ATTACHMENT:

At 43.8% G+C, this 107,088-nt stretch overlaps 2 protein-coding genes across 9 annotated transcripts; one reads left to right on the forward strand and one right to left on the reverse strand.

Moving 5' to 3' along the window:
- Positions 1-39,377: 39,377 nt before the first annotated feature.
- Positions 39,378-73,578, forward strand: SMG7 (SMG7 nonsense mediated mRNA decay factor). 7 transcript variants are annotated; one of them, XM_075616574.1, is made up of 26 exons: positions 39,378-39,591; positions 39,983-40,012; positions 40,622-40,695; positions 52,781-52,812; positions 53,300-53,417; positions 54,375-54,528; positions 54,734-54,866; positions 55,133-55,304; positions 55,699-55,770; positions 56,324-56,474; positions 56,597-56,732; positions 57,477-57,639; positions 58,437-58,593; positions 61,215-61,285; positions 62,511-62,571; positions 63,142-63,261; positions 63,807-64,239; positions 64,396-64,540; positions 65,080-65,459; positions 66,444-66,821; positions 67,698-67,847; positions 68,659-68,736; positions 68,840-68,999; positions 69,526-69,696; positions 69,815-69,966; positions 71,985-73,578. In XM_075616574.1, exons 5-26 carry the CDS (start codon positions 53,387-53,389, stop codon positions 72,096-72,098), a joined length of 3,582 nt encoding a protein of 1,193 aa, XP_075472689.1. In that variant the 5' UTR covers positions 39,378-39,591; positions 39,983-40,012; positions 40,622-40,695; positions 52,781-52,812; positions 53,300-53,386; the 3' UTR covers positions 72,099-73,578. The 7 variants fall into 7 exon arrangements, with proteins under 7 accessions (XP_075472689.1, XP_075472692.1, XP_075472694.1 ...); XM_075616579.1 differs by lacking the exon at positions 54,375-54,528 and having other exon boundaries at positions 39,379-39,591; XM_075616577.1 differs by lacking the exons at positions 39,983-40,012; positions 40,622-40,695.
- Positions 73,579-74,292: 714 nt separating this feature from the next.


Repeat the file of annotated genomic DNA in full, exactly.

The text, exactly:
At 43.8% G+C, this 107,088-nt stretch overlaps 2 protein-coding genes across 9 annotated transcripts; one reads left to right on the forward strand and one right to left on the reverse strand.

Moving 5' to 3' along the window:
- Positions 1-39,377: 39,377 nt before the first annotated feature.
- Positions 39,378-73,578, forward strand: SMG7 (SMG7 nonsense mediated mRNA decay factor). 7 transcript variants are annotated; one of them, XM_075616574.1, is made up of 26 exons: positions 39,378-39,591; positions 39,983-40,012; positions 40,622-40,695; positions 52,781-52,812; positions 53,300-53,417; positions 54,375-54,528; positions 54,734-54,866; positions 55,133-55,304; positions 55,699-55,770; positions 56,324-56,474; positions 56,597-56,732; positions 57,477-57,639; positions 58,437-58,593; positions 61,215-61,285; positions 62,511-62,571; positions 63,142-63,261; positions 63,807-64,239; positions 64,396-64,540; positions 65,080-65,459; positions 66,444-66,821; positions 67,698-67,847; positions 68,659-68,736; positions 68,840-68,999; positions 69,526-69,696; positions 69,815-69,966; positions 71,985-73,578. In XM_075616574.1, exons 5-26 carry the CDS (start codon positions 53,387-53,389, stop codon positions 72,096-72,098), a joined length of 3,582 nt encoding a protein of 1,193 aa, XP_075472689.1. In that variant the 5' UTR covers positions 39,378-39,591; positions 39,983-40,012; positions 40,622-40,695; positions 52,781-52,812; positions 53,300-53,386; the 3' UTR covers positions 72,099-73,578. The 7 variants fall into 7 exon arrangements, with proteins under 7 accessions (XP_075472689.1, XP_075472692.1, XP_075472694.1 ...); XM_075616579.1 differs by lacking the exon at positions 54,375-54,528 and having other exon boundaries at positions 39,379-39,591; XM_075616577.1 differs by lacking the exons at positions 39,983-40,012; positions 40,622-40,695.
- Positions 73,579-74,292: 714 nt separating this feature from the next.